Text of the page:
Alcoa buying jet engine components maker Tital to help expand aerospace unit
Alcoa Inc. is buying Germany-based Tital, a company that makes jet engine components, as the aluminum maker diversifies its business beyond its smelting and mining roots into higher-profit manufacturing of finished parts that target aerospace industry.
Alcoa, based in New York with key operations in Pittsburgh, did not disclose a purchase price for Tital but said the privately held company had revenue last year of about $96 million.
Tital makes castings used in aircraft engines and airframes, Alcoa said. More than half of its revenue last year came from sales of titanium products, which can handle extreme heat and pressure.
“This acquisition is the next step in building a powerful aerospace growth engine,” Alcoa CEO Klaus Kleinfeld said.
Both companies' boards approved the deal, which is expected to close in the first quarter next year.
Some analysts are skeptical about the impact Tital will have on Alcoa, which posted revenue of $23 billion in 2013.
Charles Bradford, president of Bradford Research Inc. in New York, called revenue from Tital a “rounding error” for Alcoa but said the deal “continues their philosophy of trying to grow their downstream business and get away from exposure on the commodity aluminum business.”
John Tumazos, an analyst with Very Independent Research in Holmdel, N.J., said, “It's nice that Alcoa bought Tital, but it's probably not going to be the thing that moves the needle.”
Alcoa's shares closed at $14.93, up 6 cents, or 0.4 percent.
Investors have been bullish on the company's diversification strategy, pushing its stock up 40 percent since the start of the year.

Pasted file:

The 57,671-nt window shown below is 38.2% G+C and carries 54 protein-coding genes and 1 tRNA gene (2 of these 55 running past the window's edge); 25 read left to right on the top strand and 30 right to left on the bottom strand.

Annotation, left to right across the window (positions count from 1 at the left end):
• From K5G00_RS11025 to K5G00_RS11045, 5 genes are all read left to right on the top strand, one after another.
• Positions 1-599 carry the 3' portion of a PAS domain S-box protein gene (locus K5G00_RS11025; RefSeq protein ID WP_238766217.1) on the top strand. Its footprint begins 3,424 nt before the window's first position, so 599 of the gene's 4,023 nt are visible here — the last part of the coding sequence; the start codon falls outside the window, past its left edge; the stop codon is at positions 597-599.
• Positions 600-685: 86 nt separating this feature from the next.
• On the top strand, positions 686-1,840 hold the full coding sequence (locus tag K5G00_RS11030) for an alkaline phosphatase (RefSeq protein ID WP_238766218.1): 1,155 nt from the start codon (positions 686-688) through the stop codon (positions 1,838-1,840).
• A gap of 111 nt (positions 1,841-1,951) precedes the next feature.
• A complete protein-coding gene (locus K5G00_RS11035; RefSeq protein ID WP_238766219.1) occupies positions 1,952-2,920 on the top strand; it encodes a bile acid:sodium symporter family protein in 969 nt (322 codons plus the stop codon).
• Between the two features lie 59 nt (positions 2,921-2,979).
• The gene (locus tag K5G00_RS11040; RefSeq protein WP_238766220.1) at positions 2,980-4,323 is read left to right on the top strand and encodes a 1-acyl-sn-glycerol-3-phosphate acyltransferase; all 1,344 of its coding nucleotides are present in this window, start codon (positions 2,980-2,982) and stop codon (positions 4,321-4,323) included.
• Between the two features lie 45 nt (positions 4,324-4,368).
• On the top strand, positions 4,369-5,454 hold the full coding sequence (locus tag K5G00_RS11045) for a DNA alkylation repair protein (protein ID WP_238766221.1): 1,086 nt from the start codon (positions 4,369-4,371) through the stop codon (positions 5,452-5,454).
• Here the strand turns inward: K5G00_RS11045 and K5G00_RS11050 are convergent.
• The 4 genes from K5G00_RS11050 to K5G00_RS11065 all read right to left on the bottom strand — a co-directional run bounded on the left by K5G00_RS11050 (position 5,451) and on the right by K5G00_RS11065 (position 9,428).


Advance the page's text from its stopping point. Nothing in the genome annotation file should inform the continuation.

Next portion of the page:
In October, Alcoa reported improved third-quarter net income of $149 million, or 12 cents per share, up from $24 million, or 2 cents per share, a year earlier. The company cited more profitable aerospace and automotive markets as a factor in the better earnings, which have offset falling aluminum prices.
Alcoa has a $1 billion contract to supply sheet and plate products to Boeing Co. for commercial airplanes, and a $1.1 billion deal with jet engine maker Pratt & Whitney to provide components. Last month, it completed a $3 billion acquisition of United Kingdom-based Firth Rixson Ltd, a maker of jet engine components.
In the auto industry, Alcoa has a contract with Ford Motor Co. to make aluminum sheet for the body of the F-150 truck.
This month, Alcoa announced a “breakthrough” technology allowing it to make aluminum sheet that's stronger and easier to shape than steel, the primary metal used in cars and trucks. Automakers are turning to lighter-weight materials to meet stricter government fuel economy targets.
Automotive and aerospace markets may have more attractive profit margins now, Tumazos said, but aircraft makers and car companies have histories of squeezing suppliers when times get tough.
“Aerospace does not guarantee profits,” he said.
Tumazos predicts demand for aluminum will start to grow next year, which will boost aluminum prices and Alcoa's profits.
“We think the world aluminum business is getting better, so we don't think they necessarily need to get away from it,” he said.
Alex Nixon is a Trib Total Media staff writer. Reach him at 412-320-7928 or firstname.lastname@example.org.